Franklin & Marshall College Franklin & Marshall College

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  • Jon Stone

    Assistant Professor of Russian and Russian Studies
    717-358-5891
    Office: KEI217
    Office Hours: M 9:30-10:30; Th 10-11:20

    Education

    Ph.D., Slavic Languages and Literatures, 2007

    University of California, Berkeley
    Dissertation: “Conceptualizing ‘Symbolism’: Institutions, Publications, Readers, and the Russian Propagation of an Idea”
     
    M.A., Slavic Languages and Literatures, 2001
    University of California, Berkeley
     
    B.A., Russian Literature, 1999
    Columbia University 
     

    Research Interests

    Russian Symbolism and Decadence
    Symbolist journals and almanacs
    Theories of Decadence
    Modernist views of reality
    Medieval Slavic culture
    Late Russian Realism
    Orthodox theology
    Russian religious thought
     
     

    Grants & Awards

    Outstanding Graduate Instructor Award (UC Berkeley)
    Andrew W. Mellon Fellow in Humanistic Studies
    Phi Beta Kappa Society
    National Slavic Honor Society, Dobro Slovo

    Publications

    Books

     
    The Historical Dictionary of Russian Literature (Scarecrow Press; expected completion in 2012)
     
    Articles
    "Aleksandr Blok and the Rise of Biographical Symbolism" Slavic and East European Journal  54:4 (Winter 2010): 626-642.
     
    “The Literal Symbolist: Solov’ev, Briusov, and the Reader of Early Russian Symbolism” The
    Russian Review 67:3 (July 2008): 373-386.
     
    “Polyphony and the Atomic Age: Bakhtin’s Assimilation of an Einsteinian Universe” PMLA 123:2
    (March 2008): 405-421.
     
    “Palitra simvolistov i ottenki Belogo: Estetika tsveta v rannei poetike A. Belogo” in Andrei Belyi
    izmeniaiushchemsia mire: k 125-letiiu so dnia rozhdeniia. Moscow: Nauka, 2008: 508-514.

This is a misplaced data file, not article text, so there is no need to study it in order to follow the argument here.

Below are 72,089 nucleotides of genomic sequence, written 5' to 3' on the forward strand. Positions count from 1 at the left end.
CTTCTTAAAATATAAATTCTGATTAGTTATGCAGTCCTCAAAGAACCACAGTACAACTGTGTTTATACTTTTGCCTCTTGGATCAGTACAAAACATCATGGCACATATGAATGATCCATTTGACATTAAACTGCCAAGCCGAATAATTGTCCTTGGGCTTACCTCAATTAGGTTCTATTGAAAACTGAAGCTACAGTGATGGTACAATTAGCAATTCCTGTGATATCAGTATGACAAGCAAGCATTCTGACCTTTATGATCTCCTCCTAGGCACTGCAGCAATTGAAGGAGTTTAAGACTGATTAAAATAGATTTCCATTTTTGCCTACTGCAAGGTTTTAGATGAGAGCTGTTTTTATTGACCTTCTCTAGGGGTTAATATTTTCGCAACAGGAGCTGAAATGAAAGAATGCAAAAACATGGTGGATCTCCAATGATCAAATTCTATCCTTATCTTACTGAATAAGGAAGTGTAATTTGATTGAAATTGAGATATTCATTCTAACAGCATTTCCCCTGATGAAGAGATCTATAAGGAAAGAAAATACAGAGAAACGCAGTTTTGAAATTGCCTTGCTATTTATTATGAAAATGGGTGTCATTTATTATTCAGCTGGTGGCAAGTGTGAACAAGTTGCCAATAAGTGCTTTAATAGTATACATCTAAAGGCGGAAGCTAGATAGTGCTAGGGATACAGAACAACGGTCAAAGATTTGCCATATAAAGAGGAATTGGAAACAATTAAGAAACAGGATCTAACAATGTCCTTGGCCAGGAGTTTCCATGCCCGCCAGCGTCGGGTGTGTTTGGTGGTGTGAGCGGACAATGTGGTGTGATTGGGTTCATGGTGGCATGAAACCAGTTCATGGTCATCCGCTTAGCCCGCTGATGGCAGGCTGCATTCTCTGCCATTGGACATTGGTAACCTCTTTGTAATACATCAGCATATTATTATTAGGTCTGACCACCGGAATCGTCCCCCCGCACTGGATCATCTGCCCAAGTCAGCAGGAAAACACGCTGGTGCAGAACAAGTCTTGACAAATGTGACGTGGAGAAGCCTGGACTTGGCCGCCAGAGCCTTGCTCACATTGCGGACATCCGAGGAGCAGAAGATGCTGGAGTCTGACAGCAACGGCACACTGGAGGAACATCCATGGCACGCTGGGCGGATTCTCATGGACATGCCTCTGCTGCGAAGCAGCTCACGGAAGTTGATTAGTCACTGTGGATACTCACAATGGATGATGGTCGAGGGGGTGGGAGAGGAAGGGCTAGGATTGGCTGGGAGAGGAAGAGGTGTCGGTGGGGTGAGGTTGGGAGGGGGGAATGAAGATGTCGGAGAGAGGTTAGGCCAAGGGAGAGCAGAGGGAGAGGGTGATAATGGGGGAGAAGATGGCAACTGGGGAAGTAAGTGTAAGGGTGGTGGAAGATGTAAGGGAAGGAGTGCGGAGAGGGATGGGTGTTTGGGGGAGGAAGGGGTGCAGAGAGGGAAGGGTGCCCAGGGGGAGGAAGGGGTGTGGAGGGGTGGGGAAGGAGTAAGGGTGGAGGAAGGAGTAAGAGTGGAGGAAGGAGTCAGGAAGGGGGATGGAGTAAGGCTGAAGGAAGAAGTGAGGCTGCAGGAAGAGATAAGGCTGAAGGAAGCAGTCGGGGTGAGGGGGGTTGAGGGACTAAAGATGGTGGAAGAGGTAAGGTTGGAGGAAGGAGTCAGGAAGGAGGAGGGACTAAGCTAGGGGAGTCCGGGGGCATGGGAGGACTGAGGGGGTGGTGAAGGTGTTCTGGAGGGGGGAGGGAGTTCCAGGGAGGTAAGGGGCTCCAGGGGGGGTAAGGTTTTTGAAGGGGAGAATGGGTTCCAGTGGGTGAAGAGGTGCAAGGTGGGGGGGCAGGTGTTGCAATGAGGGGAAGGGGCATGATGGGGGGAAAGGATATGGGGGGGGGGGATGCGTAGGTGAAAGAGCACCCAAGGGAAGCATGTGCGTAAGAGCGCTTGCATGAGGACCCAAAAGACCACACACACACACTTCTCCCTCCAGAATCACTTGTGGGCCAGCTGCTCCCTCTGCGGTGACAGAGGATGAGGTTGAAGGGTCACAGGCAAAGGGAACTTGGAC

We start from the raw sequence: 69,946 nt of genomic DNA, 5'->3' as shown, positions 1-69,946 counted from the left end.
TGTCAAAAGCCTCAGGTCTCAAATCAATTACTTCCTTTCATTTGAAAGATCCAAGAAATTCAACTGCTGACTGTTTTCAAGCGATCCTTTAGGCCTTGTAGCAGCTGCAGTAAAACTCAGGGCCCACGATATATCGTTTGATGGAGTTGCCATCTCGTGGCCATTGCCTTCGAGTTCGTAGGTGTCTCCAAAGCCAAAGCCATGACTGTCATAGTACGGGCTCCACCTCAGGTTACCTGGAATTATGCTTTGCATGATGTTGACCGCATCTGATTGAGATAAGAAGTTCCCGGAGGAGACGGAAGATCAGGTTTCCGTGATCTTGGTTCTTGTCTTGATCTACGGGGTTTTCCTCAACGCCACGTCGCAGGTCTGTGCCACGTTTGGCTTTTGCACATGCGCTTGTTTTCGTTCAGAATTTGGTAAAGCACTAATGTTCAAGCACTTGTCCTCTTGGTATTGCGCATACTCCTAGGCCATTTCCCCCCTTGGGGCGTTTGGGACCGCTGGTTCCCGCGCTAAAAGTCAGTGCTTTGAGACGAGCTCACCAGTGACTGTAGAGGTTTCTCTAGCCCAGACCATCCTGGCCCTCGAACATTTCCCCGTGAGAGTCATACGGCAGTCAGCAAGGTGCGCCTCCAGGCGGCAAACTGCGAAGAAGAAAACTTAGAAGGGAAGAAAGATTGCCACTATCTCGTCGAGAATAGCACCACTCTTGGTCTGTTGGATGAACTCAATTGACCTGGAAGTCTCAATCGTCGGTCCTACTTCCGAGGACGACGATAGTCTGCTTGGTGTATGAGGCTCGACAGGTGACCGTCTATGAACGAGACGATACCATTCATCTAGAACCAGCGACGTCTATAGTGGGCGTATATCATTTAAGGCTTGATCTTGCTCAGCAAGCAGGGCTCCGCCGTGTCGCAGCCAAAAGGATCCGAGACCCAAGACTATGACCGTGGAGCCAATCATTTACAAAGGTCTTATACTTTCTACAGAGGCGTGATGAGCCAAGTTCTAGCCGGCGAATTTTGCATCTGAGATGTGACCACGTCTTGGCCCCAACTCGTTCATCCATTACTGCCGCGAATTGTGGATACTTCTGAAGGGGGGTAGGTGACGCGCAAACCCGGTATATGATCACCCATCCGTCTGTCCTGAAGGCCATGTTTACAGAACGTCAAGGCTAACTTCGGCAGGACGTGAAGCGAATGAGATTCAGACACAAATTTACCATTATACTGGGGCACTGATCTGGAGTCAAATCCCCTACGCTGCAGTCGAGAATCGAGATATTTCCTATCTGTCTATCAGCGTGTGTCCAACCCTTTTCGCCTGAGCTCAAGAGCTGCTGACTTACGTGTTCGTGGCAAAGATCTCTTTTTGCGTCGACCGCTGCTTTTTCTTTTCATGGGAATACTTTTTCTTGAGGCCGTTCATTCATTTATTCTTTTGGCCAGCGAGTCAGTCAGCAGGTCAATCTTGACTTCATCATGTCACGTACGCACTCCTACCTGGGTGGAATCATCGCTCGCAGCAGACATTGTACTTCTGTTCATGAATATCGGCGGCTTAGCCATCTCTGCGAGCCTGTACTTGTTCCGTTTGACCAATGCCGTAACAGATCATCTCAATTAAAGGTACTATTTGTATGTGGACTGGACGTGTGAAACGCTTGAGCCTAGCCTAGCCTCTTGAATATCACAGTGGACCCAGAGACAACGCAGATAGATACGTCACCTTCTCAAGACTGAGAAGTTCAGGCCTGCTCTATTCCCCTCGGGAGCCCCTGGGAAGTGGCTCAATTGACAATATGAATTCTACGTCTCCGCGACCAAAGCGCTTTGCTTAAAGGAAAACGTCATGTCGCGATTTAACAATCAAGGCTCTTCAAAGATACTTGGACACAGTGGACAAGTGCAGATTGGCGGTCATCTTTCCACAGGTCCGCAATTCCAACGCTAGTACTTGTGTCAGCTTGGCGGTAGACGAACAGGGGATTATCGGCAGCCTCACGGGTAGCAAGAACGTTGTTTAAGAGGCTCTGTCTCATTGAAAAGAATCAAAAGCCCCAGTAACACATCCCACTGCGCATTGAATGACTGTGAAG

“A Symbolist Palette: The Aesthetics of Andrei Bely’s Zoloto v lazuriInstitute of Slavic, East
    European, and Eurasian Studies Newsletter. Berkeley: ISEEES, Summer 2005.
     
    “Exploring the Body Shameful: Solov’ev, Sologub, and Original Sin” Studies in Slavic Cultures III
    Ed. Helena Goscilo and Seth Graham. Pittsburgh, PA: Department of Slavic Languages and
    Literatures and Center for Russian and East European Studies, University of Pittsburgh, 2002.
     
    Reviews & Letters
     
    “Forum” contribution. PMLA (October 2008).
     
    Review of Dramatised Narration: The Development of Joyce’s Narrative Technique from Stephen Hero
    to Ulysses by Kalina Filipova. The James Joyce Literary Supplement 22:2 (Fall 2008).
     
    Review of The Archaeology of Anxiety: The Russian Silver Age and Its Legacy by Galina Rylkova.
    Slavic and East European Journal 52:4 (Winter 2008).
     
    Review of Holy Rulers and Blessed Princesses: Dynastic Cults in Medieval Central Europe by Gábor
    Klaniczay. Slavic and East European Journal 50:2 (Summer 2006), 379-380.
     

    Course Information

    RUS 101: Elementary Russian I

    RUS 102: Elementary Russian II

    RUS/LIT 172: Nabokov/Platonov: Revolution, Exile, and Artistic Genius in Early Twentieth-Century Russian Literature

    RUS 173 (FYS): Good Books, Bad Deeds: Murder, Mayhem, and Magic in Russian Literature

    RUS/LIT 272: Monsters, Loose and Tight: Exploring Russia’s Great Books

    RUS/BOS 274: Business in Today’s Russia: Culture, Society, and Capitalism

    RUS 301: Introduction to Literary Texts

    RUS 391: Directed Reading in the Language and Culture of Contemporary Russian Business

    LIT 271: Tutorial in Decadence and Degernation in Turn-of-the-Century European Literature

    LIT 274: Vladimir Nabokov: The Russian and American Years